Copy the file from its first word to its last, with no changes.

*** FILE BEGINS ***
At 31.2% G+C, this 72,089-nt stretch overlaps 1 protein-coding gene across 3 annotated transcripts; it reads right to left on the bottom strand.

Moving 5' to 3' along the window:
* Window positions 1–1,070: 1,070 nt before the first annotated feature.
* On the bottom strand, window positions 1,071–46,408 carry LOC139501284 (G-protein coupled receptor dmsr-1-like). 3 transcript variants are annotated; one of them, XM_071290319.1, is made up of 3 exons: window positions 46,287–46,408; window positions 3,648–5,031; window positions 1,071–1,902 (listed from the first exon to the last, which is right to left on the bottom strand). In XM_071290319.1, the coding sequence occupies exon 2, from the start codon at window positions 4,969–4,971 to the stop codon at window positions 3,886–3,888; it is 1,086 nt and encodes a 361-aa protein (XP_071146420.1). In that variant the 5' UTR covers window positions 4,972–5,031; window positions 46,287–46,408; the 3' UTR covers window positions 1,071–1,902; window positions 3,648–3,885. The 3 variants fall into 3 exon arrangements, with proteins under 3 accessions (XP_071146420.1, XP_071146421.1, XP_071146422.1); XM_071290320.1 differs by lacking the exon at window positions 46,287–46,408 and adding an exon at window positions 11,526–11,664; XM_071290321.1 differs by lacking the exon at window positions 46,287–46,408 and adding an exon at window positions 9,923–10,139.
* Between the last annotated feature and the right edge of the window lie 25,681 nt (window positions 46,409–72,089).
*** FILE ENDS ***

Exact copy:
At 31.2% G+C, this 72,089-nt stretch overlaps 1 protein-coding gene across 3 annotated transcripts; it reads right to left on the bottom strand.

Moving 5' to 3' along the window:
* Window positions 1–1,070: 1,070 nt before the first annotated feature.
* On the bottom strand, window positions 1,071–46,408 carry LOC139501284 (G-protein coupled receptor dmsr-1-like). 3 transcript variants are annotated; one of them, XM_071290319.1, is made up of 3 exons: window positions 46,287–46,408; window positions 3,648–5,031; window positions 1,071–1,902 (listed from the first exon to the last, which is right to left on the bottom strand). In XM_071290319.1, the coding sequence occupies exon 2, from the start codon at window positions 4,969–4,971 to the stop codon at window positions 3,886–3,888; it is 1,086 nt and encodes a 361-aa protein (XP_071146420.1). In that variant the 5' UTR covers window positions 4,972–5,031; window positions 46,287–46,408; the 3' UTR covers window positions 1,071–1,902; window positions 3,648–3,885. The 3 variants fall into 3 exon arrangements, with proteins under 3 accessions (XP_071146420.1, XP_071146421.1, XP_071146422.1); XM_071290320.1 differs by lacking the exon at window positions 46,287–46,408 and adding an exon at window positions 11,526–11,664; XM_071290321.1 differs by lacking the exon at window positions 46,287–46,408 and adding an exon at window positions 9,923–10,139.
* Between the last annotated feature and the right edge of the window lie 25,681 nt (window positions 46,409–72,089).